Para Surfing on the way to the Paralympics

Johannes Laing-Para Surfing World Championships 2021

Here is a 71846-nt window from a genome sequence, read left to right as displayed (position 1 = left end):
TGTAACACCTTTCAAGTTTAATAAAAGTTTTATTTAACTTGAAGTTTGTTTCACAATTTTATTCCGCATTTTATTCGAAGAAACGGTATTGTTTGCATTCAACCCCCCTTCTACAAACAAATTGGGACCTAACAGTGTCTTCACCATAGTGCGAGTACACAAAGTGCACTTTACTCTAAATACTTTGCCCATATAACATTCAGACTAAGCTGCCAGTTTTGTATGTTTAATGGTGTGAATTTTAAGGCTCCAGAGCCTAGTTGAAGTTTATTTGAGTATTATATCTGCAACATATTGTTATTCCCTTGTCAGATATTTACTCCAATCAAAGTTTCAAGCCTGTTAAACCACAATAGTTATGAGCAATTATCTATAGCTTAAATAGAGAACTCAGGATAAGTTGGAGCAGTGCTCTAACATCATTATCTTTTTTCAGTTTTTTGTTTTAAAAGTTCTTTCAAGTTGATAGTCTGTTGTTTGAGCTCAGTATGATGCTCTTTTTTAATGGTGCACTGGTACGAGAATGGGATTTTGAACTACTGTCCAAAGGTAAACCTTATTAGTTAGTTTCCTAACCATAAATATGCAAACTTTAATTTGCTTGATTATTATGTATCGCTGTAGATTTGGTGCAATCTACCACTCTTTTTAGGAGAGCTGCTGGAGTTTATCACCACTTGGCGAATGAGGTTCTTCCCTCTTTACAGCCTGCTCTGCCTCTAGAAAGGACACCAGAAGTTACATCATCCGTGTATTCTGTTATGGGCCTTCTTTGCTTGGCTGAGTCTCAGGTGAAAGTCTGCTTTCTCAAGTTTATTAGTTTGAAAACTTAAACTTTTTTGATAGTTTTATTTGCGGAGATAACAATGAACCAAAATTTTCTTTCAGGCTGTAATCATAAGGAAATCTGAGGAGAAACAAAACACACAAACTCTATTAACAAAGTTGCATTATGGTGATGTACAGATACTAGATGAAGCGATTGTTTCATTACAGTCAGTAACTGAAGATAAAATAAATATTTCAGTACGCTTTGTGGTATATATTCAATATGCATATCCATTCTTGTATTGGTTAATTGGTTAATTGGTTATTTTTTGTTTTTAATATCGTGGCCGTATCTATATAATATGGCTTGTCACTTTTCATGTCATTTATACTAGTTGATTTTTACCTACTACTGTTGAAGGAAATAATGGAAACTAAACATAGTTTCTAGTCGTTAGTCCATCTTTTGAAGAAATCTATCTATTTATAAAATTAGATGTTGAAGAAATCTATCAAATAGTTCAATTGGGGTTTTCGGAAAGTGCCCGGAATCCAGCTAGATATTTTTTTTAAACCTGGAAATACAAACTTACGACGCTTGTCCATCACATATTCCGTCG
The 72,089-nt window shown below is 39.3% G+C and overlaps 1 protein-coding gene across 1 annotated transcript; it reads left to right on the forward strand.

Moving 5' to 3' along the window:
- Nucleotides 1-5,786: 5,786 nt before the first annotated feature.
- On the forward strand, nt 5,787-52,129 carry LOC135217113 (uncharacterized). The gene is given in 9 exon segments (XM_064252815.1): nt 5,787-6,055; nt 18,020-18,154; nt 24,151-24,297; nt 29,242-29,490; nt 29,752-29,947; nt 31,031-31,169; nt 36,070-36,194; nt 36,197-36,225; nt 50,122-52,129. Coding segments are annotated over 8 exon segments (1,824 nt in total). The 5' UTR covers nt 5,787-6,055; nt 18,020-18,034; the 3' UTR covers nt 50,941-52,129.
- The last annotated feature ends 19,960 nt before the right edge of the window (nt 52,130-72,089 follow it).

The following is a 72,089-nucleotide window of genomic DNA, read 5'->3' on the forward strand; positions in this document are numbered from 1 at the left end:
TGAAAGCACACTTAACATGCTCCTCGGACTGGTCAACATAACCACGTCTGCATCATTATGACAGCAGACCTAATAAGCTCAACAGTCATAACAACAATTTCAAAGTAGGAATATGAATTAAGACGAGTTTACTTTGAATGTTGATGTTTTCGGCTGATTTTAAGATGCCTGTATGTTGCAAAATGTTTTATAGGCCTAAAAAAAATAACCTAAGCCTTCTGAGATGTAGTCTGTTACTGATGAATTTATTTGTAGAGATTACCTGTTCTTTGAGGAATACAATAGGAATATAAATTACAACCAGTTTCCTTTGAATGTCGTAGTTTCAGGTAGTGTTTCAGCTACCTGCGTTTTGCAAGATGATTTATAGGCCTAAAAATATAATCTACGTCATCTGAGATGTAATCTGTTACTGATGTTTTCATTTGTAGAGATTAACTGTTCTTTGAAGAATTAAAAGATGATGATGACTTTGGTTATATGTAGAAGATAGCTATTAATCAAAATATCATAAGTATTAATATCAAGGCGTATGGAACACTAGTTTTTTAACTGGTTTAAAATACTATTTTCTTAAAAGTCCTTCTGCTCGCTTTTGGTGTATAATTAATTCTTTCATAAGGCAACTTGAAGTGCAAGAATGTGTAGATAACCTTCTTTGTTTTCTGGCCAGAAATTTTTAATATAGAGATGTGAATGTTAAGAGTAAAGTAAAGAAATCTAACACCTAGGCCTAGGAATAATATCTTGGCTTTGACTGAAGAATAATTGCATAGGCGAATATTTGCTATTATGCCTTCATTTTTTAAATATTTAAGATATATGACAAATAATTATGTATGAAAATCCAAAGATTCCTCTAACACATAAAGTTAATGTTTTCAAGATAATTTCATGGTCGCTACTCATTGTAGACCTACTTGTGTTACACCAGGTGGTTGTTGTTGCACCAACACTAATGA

Surfing made its debut at the 2020 Tokyo Olympics in 2021. Sorry for the confusion, but Covid is known for turning things upside down a bit. With surfing’s inclusion in the 2020 Tokyo Olympics, the ISA is now promoting surfing’s inclusion in the 2028 Paralympics in Los Angeles. As the president of the ISA Fernando Aguerre emphasised: Surfing as the official sport of the state of California and the strong surf culture, appeal, and infrastructure in LA 2028, Para Surfing can offer amazing value and energy to the Paralympic programme. The International Paralympic Committee (IPC) board recently confirmed that Para Surfing has demonstrated the competitiveness and integrity of the sport, as well as the strategic benefit to the Paralympic Games. This does not mean that Para Surfing is already confirmed in the program. However, the LA28 Committee is considering the impact that Para Surfing’s inclusion in the program could have. The final decision is expected to be made by the end of the year. Regardless of the outcome, para-surfers from around the world are hoping to make their debut on the Olympic stage. We spoke with two members of the German Para Surfing Team which is part of the German Surfing association. Christina Paetrow, the team manager and Johannes Laing, the athlete representative and athlete himself, shared their thoughts and let us know what preparations are on the way. Credit: Ben Reed/ISA Surfer: Johannes Laing ISA Parasurfing Games Pismo Beach  Last year in December 2022, the annual ISA World Para Surfing Championship was held in Pismo Beach, California. With a new record – more than 180 athletes from 28 nations came together to surf the waves. Since the beginning, the sport is constantly growing and has evolved, Johannes mentioned. He has the feeling that especially in the last couple of years and with the inclusion of surfing in the Olympics, the para surf movement and its community has grown  and strengthened a lot. The ISA World Para Surfing Championships have been around since 2015, Christina told me. And since 2017, the German Surf Team with Johannes Laing as one of the pioneers in German Para Surfing is part of it. There are different classes in the Worlds, as Christina explains: There are five main classes, the lying or prone, the sitting, the kneeling the standing and the visually impaired class for surfers with visual impairment or complete blindness. Some of them are divided into sub-classes. In the prone class, there is Prone 1 and Prone 2, for example. Prone 1 is for surfers who are able to surf unassisted, like Johannes and Antonio from our team, which means they paddle and surf independently on their belly. Prone 2 is for surfers who need assistance in the water. A “pusher” pushes them into the wave and a “catcher” receives the surfer at the water’s edge and helps them to get out in the line-up again after the surfer has ridden the wave. Surfers in the Visually Impaired classes – there are two as well depending on the level of eyesight – are joined by a guide in the water who supports the surfers with verbal signals, for example when to start paddling and and with regards to the direction of the wave. For the visually impaired the assistants do not touch the surfers compared to prone. There, so to speak, the surfer or the board is allowed to be touched. And in the standing class, there are three different classes. The standing class is not exclusively reserved for amputations. There are also other diagnoses, but otherwise, that’s right. So: Upper body respectively, lower body and below the knee, Johannes Laing added. The categories and each classification also compete among themselves. So there is no overlap. For example, prone 1 and 2 are different classes, and so to speak, also two gold medals that can be won. Johannes said that there are also different contest formats around though, where classes are mixed and compete against each other. But that’s not the case for the World Para Surfing Games, there it’s divided into different categories. Judging in para surfing  Johannes explains the difficulty: Mixed competitions in para surfing make the judges’ job difficult because they have to adapt to physical limitations and physical abilities.These can vary quite a bit within one class.The judging criteria are more or less the same as in non-adaptive or non-para competitions, so speed, power and flow. These are the three most important. But you have to realize that the sport is still young and still developing. That means that the level increases from year to year. Each year, I am amazed how the surfers, skills, and equipment develop. It’s getting better and better and the criteria are more effective than they were three or four years ago. Qualification for the Paralympics The qualification process of surfing for the Olympics 2024 in Tahiti is a mix of the WSL tour ranking and the ISA Worlds’ outcome. For the Para Surfing Championships, there is no qualification process announced yet. As Johannes says: So far, they are all open, which means that whoever has the financial means and who can pay the start fees, can also start. The ISA Games are so far the only ones where you have to go through the association.  In all other competitions, you are allowed to participate, and that makes sense because the numbers are not so big. So, if the WSL would say, everyone can participate, then they would not be able to save themselves from people who are professional surfers or think they are. That would be different with the Para Surfing League, if you introduce restrictions there, it would probably hurt more at the beginning. Therefore, practically everyone can participate. How does the German Para Surf team train  Until now, it’s been a very individual thing. Unfortunately, we don’t yet have the financial resources to organize regular and professional training camps – something we’re working on, tells Johannes. The current active team is spread across Germany